Sunday, August 16, 2009

Bond No.9 Saks Fifth Avenue for Her

Michel Almairac has done some pretty high profile fragrances, some of which even the newest or most casual admirer of perfume will find familiar; Gucci Rush, Gucci Pour Homme, Chopard Casmir, and Dunhill Men among them. He's also done a lot of niche work, like Voleur de Roses for L'Artisan and Le Labo Ambrette 9, and lower profile mainstream compositions like Gres Cabaret, Joop Homme, and Paloma Picasso Minotaure for men. Though he has been productive since at least 1982, his name is hardly as well known as contemporary peers Sophia Grojsman (Poison, Yvresse, White Linen), Jean Claude Ellena (Hermes) and Maurice Roucel (Missoni, Be Delicious, Tocade). Even among perfumistas, he's hardly a household name.

Almairac has done five fragrances for Bond No. 9, several of which I like very much. Fire Island has its detractors, but I'm a fan. It smells like suntan lotion, but it's a fantasy version, conjuring the beach and summer memories and a laid back state of mind. It starts out strong with gardenia and seques eventually into white musk and soft patchouli, a progession which mimics the real sense of a day in the sand, where you start out fresh and clean and end up salty, slightly grungy, and warm. Bryant Park is pleasant enough. West Side, too. Recently, I smelled Saks Fifth Avenue for Her, a fairly straightforward tuberose, and I think I like it most of all.

Sold exclusively at Saks, it has an unusual quality for a tuberose. It has that buttery, rubbery quality many of them do, but something else too. This might be the vetiver at its base. It might be all kinds of things. What it smells like is somewhat smoky. Almairac delivers this unexpected trick in a few other places. The incense singe of Gucci Pour Homme comes most readily to mind. Along with vetiver and tuberose, the notes include vanilla, jasmine and gardenia. Pretty simple. The effect is deceptively simple, too. What I like about Saks is how quietly strange it is. It reminds me of Fracas with an ever so slight gourmand edge to it. I think that's what makes it for me. It's as if someone figured out a way to grill Tuberose and serve it up as an appetizing dish, making tuberose seem as edible as artichoke or coconut. Coconut is a good analogy, as many people swear there's some in Saks. They find Saks somewhat tropical. I guess I really don't. Then again, it makes perfect sense to me that the man behind Saks and Rush is the man behind Fire Island, because all do interesting things with tuberose and/or gardenia. Like many tuberose fragrances, Saks last well, but it doesn't seem as "take no prisoners" as some can, and I'm someone who likes the assaultive quality of Michael by Michael Kors. Whether or not you find its qualities worth the price tag is another question, and always or often an issue with the Bond line.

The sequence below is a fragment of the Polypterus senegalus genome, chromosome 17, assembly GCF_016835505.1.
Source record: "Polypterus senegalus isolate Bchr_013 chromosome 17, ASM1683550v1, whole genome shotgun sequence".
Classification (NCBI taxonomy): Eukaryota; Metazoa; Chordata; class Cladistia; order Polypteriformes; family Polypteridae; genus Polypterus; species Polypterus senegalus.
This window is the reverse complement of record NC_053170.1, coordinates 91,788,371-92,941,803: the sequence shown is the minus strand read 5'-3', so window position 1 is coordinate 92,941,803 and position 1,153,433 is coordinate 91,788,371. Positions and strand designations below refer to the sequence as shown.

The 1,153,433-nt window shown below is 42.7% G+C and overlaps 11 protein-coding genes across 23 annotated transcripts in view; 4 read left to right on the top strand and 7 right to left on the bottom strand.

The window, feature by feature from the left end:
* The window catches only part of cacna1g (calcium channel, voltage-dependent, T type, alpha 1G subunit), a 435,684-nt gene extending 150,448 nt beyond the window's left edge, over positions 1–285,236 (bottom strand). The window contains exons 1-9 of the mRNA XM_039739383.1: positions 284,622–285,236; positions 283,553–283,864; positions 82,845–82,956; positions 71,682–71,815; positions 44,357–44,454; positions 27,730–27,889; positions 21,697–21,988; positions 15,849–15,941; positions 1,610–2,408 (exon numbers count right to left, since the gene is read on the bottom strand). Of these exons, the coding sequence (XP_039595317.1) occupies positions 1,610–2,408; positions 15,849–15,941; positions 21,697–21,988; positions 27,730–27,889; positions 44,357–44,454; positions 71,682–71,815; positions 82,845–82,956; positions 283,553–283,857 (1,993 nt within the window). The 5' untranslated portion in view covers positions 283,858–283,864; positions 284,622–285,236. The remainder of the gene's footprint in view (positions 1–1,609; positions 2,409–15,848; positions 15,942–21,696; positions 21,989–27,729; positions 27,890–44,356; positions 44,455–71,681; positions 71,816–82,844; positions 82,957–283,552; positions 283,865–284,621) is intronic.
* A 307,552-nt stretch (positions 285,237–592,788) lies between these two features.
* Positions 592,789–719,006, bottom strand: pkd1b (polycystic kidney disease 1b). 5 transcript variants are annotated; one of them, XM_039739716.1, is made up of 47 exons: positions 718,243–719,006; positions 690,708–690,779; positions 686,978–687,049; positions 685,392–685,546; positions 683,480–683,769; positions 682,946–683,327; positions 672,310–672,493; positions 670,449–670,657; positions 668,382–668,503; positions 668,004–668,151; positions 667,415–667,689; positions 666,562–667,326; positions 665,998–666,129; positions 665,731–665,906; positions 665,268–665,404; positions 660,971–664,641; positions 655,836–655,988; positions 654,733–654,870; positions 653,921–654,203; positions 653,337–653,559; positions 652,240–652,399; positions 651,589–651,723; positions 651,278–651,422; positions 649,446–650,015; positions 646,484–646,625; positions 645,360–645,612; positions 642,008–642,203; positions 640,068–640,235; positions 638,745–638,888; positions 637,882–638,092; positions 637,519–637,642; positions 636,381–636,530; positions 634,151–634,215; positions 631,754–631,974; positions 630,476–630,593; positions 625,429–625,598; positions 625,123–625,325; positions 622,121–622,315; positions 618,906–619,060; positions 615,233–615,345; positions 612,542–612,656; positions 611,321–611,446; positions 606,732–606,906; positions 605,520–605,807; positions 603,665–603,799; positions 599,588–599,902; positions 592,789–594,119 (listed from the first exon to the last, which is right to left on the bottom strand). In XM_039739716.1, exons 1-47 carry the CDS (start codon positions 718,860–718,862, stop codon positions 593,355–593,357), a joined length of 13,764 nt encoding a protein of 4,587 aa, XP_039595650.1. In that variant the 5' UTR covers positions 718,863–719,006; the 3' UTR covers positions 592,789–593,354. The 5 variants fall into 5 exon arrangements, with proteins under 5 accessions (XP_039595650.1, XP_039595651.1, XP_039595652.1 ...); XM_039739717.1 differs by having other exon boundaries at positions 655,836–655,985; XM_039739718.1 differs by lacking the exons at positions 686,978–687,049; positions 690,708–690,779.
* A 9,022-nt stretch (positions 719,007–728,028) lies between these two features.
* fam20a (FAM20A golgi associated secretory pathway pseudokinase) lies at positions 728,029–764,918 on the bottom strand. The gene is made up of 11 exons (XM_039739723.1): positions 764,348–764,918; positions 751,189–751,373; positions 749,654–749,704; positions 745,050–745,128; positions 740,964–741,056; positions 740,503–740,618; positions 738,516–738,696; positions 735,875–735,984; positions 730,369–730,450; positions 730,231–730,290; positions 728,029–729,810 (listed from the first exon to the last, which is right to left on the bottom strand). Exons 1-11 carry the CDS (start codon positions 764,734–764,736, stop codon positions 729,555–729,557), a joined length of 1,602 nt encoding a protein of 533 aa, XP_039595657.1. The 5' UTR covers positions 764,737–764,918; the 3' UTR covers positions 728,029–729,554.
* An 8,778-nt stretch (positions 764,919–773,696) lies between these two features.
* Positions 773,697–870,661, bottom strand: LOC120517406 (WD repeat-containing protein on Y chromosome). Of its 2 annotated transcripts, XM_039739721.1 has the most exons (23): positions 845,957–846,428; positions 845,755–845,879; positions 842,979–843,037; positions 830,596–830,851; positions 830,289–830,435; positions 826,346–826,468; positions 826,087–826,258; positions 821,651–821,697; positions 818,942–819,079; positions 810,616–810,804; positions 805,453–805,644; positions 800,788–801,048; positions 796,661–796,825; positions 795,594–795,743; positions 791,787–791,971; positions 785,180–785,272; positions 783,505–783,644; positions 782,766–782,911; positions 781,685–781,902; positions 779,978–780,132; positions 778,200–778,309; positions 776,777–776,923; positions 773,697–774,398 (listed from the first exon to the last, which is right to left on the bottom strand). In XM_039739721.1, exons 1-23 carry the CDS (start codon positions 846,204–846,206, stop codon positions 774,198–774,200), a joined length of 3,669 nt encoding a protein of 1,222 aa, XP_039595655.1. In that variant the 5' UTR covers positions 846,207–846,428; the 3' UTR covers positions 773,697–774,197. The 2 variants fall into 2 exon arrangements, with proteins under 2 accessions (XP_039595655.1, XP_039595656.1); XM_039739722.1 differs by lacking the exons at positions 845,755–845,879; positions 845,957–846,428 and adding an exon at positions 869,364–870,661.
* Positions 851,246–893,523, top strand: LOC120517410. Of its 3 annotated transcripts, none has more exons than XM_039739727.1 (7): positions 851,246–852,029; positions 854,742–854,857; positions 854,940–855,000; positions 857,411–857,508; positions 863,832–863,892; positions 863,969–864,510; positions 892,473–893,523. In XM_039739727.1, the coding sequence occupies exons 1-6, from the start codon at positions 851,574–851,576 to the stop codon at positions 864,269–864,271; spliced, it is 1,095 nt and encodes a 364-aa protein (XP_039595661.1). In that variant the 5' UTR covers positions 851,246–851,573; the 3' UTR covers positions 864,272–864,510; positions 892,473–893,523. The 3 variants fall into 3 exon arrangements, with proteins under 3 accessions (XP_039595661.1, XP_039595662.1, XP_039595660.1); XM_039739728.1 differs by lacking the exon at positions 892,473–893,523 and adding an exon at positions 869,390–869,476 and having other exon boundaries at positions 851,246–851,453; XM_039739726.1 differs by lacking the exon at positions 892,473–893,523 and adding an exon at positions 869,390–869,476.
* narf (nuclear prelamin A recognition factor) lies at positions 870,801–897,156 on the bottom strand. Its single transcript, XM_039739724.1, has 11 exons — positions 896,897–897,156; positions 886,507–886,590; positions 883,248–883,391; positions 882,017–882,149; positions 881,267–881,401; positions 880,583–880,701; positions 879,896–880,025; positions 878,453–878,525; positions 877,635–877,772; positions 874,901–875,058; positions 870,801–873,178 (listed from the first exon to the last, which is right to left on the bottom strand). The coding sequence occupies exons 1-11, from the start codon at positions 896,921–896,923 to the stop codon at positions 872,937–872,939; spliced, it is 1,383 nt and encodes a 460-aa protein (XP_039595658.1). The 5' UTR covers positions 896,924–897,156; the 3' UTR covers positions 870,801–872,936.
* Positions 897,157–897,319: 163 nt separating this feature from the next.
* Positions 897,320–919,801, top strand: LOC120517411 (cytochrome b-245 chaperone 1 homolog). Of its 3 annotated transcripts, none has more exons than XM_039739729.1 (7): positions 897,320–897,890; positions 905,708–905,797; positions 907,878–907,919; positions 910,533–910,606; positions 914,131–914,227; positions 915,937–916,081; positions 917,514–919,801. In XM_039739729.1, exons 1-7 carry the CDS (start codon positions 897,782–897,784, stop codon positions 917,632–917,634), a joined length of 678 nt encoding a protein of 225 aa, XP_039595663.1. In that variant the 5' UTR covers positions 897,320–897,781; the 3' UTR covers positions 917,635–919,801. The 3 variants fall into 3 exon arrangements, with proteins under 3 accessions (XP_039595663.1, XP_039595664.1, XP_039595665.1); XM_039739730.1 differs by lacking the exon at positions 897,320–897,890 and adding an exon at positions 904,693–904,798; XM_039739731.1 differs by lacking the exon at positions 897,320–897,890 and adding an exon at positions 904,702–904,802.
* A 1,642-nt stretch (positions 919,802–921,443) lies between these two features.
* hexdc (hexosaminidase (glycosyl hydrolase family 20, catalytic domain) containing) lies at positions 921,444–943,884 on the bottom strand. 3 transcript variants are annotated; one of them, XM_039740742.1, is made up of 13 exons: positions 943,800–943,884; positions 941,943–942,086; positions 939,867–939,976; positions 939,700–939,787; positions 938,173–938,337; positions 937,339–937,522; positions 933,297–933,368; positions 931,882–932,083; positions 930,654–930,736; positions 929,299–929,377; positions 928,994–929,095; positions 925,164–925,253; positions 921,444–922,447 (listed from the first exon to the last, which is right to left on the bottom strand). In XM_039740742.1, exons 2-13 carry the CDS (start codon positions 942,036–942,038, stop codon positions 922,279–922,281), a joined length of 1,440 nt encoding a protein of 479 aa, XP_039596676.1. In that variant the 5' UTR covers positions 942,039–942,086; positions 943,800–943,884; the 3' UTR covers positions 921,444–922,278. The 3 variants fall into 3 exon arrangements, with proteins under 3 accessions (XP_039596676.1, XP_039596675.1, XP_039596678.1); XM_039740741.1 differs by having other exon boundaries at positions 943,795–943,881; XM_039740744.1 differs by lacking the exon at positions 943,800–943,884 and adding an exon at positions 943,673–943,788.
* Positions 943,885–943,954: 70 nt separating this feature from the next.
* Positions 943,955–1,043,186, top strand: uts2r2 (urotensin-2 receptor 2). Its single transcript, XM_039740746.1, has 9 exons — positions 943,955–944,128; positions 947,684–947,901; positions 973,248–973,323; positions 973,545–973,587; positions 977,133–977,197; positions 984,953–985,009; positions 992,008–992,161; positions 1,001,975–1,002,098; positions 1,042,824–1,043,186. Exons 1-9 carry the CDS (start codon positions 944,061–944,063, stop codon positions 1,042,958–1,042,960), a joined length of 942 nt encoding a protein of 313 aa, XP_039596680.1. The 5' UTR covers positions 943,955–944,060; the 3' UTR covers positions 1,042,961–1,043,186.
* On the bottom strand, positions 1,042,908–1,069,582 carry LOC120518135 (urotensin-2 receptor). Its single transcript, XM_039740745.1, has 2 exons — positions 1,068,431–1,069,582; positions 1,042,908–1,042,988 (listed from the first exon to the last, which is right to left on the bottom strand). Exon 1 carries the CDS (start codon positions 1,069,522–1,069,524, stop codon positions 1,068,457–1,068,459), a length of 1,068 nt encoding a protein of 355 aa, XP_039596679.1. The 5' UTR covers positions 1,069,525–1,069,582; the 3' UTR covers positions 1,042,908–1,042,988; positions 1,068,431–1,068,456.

3 comments:

dea said...

thanks for the review, brian.
i liked this one, too. for some reason, it reminded me of something etat libre d'orange would do with tuberose. i'm hit and miss with the tuberose (can't enjoy fracas & find Michael Kors to be a guilty pleasure) but Saks feels like it has an inside joke to it.

Which is probably more a reflection of me, since I'm sure Saks didn't pay to have a strange wink of a perfume made for it. maybe i'm looking for an inside joke wherever i can.

Amanda said...

Great review. I LOVE this one! It's my only full bottle purchase (on the Bay of course) from Bond so far. To my nose, it's tropical/coconut/tuberuose butter...absolutely wonderful!

brian said...

Interesting, Dea. Never thought of it that way, but you might have something there. I actually love tuberose for the most part. There are very subtle differences between tuberose fragrances it seems but I sort of like that. Superficially, there isn't much difference between Fracas and Saks. So the distinctions are more mercurial, and that's probably more intriguing to me? I can see this being an Etat fragrance. At the same time, it smells very much like a bond thing to me, with that underlying musk thing they do. It does seem a little wackier than some of their other stuff. Something about it smells a little off--maybe that burnt note.

Amanda I thought it wasn't tropical at first, then smelled it later and thought, yes it is, then no it isn't, then yes it is. It smells totally different than when I first sprayed it in the store. Then again, I had some Tocade on my hand. I've yet to layer them.